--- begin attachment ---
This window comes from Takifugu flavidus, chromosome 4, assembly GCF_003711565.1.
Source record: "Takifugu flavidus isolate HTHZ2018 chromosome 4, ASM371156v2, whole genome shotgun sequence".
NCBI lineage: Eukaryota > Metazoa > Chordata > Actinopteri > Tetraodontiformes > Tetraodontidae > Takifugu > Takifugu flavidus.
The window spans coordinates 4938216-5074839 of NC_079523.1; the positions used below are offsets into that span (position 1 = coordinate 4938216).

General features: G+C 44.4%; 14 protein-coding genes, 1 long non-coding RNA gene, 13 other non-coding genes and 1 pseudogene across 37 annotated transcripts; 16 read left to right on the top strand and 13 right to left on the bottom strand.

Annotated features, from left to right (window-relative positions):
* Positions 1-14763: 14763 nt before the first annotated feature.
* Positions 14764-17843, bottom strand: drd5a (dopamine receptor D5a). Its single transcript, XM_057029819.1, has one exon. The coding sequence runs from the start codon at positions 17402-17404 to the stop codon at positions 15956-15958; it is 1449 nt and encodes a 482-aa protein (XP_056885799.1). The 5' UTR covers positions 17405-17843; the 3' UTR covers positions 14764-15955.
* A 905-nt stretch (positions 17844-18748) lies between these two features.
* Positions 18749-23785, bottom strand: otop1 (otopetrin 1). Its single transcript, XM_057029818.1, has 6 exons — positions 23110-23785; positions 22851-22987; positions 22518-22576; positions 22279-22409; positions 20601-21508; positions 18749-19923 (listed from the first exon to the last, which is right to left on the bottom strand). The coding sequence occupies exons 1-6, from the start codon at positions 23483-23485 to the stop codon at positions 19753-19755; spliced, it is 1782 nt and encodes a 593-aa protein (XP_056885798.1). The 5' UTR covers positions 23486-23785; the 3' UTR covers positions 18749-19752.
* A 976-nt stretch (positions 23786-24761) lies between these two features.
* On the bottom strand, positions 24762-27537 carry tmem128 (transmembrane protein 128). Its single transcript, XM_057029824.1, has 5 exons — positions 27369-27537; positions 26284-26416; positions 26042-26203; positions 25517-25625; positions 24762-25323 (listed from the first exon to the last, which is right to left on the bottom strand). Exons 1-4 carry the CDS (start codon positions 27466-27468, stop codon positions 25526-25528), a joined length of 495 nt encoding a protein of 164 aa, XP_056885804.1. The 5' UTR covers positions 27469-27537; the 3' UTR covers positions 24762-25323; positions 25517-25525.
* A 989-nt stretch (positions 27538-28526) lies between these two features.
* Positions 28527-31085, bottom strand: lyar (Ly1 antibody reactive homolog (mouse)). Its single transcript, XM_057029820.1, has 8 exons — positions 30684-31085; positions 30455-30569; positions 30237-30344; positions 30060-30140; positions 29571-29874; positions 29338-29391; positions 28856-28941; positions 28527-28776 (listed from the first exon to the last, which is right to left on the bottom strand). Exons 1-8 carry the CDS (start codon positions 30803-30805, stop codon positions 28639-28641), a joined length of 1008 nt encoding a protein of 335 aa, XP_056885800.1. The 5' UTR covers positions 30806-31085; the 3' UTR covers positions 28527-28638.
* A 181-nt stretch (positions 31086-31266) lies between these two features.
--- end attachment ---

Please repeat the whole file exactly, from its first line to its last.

This window comes from Takifugu flavidus, chromosome 4, assembly GCF_003711565.1.
Source record: "Takifugu flavidus isolate HTHZ2018 chromosome 4, ASM371156v2, whole genome shotgun sequence".
NCBI lineage: Eukaryota > Metazoa > Chordata > Actinopteri > Tetraodontiformes > Tetraodontidae > Takifugu > Takifugu flavidus.
The window spans coordinates 4938216-5074839 of NC_079523.1; the positions used below are offsets into that span (position 1 = coordinate 4938216).

General features: G+C 44.4%; 14 protein-coding genes, 1 long non-coding RNA gene, 13 other non-coding genes and 1 pseudogene across 37 annotated transcripts; 16 read left to right on the top strand and 13 right to left on the bottom strand.

Annotated features, from left to right (window-relative positions):
* Positions 1-14763: 14763 nt before the first annotated feature.
* Positions 14764-17843, bottom strand: drd5a (dopamine receptor D5a). Its single transcript, XM_057029819.1, has one exon. The coding sequence runs from the start codon at positions 17402-17404 to the stop codon at positions 15956-15958; it is 1449 nt and encodes a 482-aa protein (XP_056885799.1). The 5' UTR covers positions 17405-17843; the 3' UTR covers positions 14764-15955.
* A 905-nt stretch (positions 17844-18748) lies between these two features.
* Positions 18749-23785, bottom strand: otop1 (otopetrin 1). Its single transcript, XM_057029818.1, has 6 exons — positions 23110-23785; positions 22851-22987; positions 22518-22576; positions 22279-22409; positions 20601-21508; positions 18749-19923 (listed from the first exon to the last, which is right to left on the bottom strand). The coding sequence occupies exons 1-6, from the start codon at positions 23483-23485 to the stop codon at positions 19753-19755; spliced, it is 1782 nt and encodes a 593-aa protein (XP_056885798.1). The 5' UTR covers positions 23486-23785; the 3' UTR covers positions 18749-19752.
* A 976-nt stretch (positions 23786-24761) lies between these two features.
* On the bottom strand, positions 24762-27537 carry tmem128 (transmembrane protein 128). Its single transcript, XM_057029824.1, has 5 exons — positions 27369-27537; positions 26284-26416; positions 26042-26203; positions 25517-25625; positions 24762-25323 (listed from the first exon to the last, which is right to left on the bottom strand). Exons 1-4 carry the CDS (start codon positions 27466-27468, stop codon positions 25526-25528), a joined length of 495 nt encoding a protein of 164 aa, XP_056885804.1. The 5' UTR covers positions 27469-27537; the 3' UTR covers positions 24762-25323; positions 25517-25525.
* A 989-nt stretch (positions 27538-28526) lies between these two features.
* Positions 28527-31085, bottom strand: lyar (Ly1 antibody reactive homolog (mouse)). Its single transcript, XM_057029820.1, has 8 exons — positions 30684-31085; positions 30455-30569; positions 30237-30344; positions 30060-30140; positions 29571-29874; positions 29338-29391; positions 28856-28941; positions 28527-28776 (listed from the first exon to the last, which is right to left on the bottom strand). Exons 1-8 carry the CDS (start codon positions 30803-30805, stop codon positions 28639-28641), a joined length of 1008 nt encoding a protein of 335 aa, XP_056885800.1. The 5' UTR covers positions 30806-31085; the 3' UTR covers positions 28527-28638.
* A 181-nt stretch (positions 31086-31266) lies between these two features.